JANUARY 14, 2020 – After I exited the Marine Corps in 2007, I spent two years essentially just drinking a lot. I wasn’t homeless or anything. But I certainly wasn’t doing anything with my life either. And it definitely wasn’t good for me.
It also seemed that I wasn’t the only one. Many of the people I served with found themselves in similar predicaments. Our conversations often centered around a feeling of aimlessness. Sometimes the question was explicit. “What do I do now?”
That was the sticking point. And the lack of direction was the source of the internal turmoil.
But, there was something more subtle at play here. Our attempts at finding some direction were often upended by a simple misunderstanding of what we were seeking. It was easy to think that after the military was the time to settle into some sort of peaceful existence.
But, the idea of peace can be very confusing. We often envision peace as a lack of chaos, some sort of stillness. But that definition creates more void than it fills.
A more useful definition of peace is the presence of order. Even a very busy person can be at peace, if their actions are orderly and purposeful. There’s no need to stop moving to find peace. But the idea that peace is a type of stillness leads many veterans to sort of power down after completing their terms of service. All the chaos and noise that military life has heaped upon them is gone.
So now it’s time to be still, right?
Not so much.
The first thing to understand is that being in the military actually is peaceful. Not because every day is predictable or easy. It’s peaceful because the objective is clear.
Looking back, it’s clear that my life was simplest when I was in the military, because certain things were never in question. Amid all the chaos, the goalposts never moved. In some ways, it just feels better to have certain things chosen for you, even when most other things are unpredictable and dangerous.
But, when one exits the military, those goalposts completely disappear.
So what now?
The follow-on mission is find order in action. Life isn’t over. It’s not all downhill from here. A new objective needs to be established. Set up new goalposts.
Of course, that’s not as easy as it sounds. Most veterans received maybe a 20 minute presentation on how to transition out of the military. Things may have improved since 2007. But the transition training provided very little real direction or perspective that would help veterans even understand the problem they were facing.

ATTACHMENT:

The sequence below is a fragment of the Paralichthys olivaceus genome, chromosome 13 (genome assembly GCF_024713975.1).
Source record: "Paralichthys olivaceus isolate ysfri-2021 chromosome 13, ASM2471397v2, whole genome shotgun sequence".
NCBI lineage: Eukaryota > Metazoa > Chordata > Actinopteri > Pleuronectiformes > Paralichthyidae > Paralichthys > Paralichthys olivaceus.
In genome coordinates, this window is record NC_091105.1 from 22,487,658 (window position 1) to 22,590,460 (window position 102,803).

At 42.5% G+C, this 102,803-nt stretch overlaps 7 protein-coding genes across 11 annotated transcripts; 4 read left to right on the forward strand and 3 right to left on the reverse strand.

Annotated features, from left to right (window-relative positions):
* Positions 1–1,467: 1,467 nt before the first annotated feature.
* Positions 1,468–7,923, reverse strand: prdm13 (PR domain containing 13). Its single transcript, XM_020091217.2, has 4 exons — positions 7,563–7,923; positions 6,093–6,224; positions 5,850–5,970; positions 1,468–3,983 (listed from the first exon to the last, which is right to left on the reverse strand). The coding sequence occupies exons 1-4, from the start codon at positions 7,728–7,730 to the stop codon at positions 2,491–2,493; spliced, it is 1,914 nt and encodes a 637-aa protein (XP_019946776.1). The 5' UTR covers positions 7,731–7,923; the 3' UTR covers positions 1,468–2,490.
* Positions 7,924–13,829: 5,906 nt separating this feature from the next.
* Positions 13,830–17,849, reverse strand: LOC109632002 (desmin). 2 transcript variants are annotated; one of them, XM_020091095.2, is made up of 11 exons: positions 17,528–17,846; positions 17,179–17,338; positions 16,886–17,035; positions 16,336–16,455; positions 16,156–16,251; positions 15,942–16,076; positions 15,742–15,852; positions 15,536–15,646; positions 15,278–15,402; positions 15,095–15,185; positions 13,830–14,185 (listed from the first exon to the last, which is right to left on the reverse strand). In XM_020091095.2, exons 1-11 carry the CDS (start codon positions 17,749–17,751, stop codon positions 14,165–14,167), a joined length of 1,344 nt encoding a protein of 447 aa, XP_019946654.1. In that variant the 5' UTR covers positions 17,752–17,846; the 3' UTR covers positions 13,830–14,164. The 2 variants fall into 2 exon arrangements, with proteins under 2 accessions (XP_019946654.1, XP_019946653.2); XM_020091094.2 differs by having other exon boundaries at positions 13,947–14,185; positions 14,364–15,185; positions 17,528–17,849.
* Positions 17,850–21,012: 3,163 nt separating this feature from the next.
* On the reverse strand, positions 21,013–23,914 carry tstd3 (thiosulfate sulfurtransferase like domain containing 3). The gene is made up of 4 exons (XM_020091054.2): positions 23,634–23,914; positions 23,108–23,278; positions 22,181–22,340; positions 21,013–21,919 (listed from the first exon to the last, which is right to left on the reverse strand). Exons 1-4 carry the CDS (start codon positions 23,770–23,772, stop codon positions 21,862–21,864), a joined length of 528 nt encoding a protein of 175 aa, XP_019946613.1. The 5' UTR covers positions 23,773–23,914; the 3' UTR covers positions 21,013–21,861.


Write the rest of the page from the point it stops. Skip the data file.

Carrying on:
Interestingly, the problem is one that most people work out first thing after they step out of high school. It might take a few years of rattling around in college or a few dead-end jobs. But it gets taken care of.
But those who joined the military put all that off in favor of focusing on the duties of service. So they must go through the process of finding their own direction a few years later, with the added wrinkle that they must also reconcile their future with their past. Additionally, they must go through this process in the presence of many who have already done it.
It’s a tough spot to be in.
But getting through that spot is key to finding the peace that we seek. The objective must be stabilized to bring order to the actions.
The good news is that the objective can be anything you want. Unlike the military, there aren’t very many rules governing what you can do with your life out in the ordinary world.
But the objective must be identified. Otherwise you might just end up drinking a lot. Life will feel chaotic because there’s nothing to bring order to the action.
In this case, peace isn’t the absence of chaos. It’s the presence of order. Order cannot be achieved through the lack of action. Order requires action. And an objective must be established for action to be orderly.
That objective doesn’t need to be anything grand or profound. It can be a simple as going to church every weekend or studying scriptures every day. Or skiing 100 days a year. Or riding your bike across the country. There’s nothing cosmic about it.
Establishing this point is so important because it brings order to your day-to-day life. If you want to ski 100 days a year, you need some way to fund that hobby. And you need the days off or work schedule that allows for that many ski days.
So, now you need to find a way to make money that fits those income and scheduling criteria.
Just like military operations, the goal cascades downward to guide even the small actions.
In the end, finding peace after the military is a matter of a misidentified problem. The goal is not to come to rest. The goal is to find something that you find peace in doing.
Jay is a pro free speech business owner based in Austin, Texas. Having lived through several natural disasters and more than a few man-made ones (hello 2008), he believes that resilience and self-sufficiency are essential in this increasingly unpredictable world. That’s why he started a business! Jay writes over at Minuteman Review.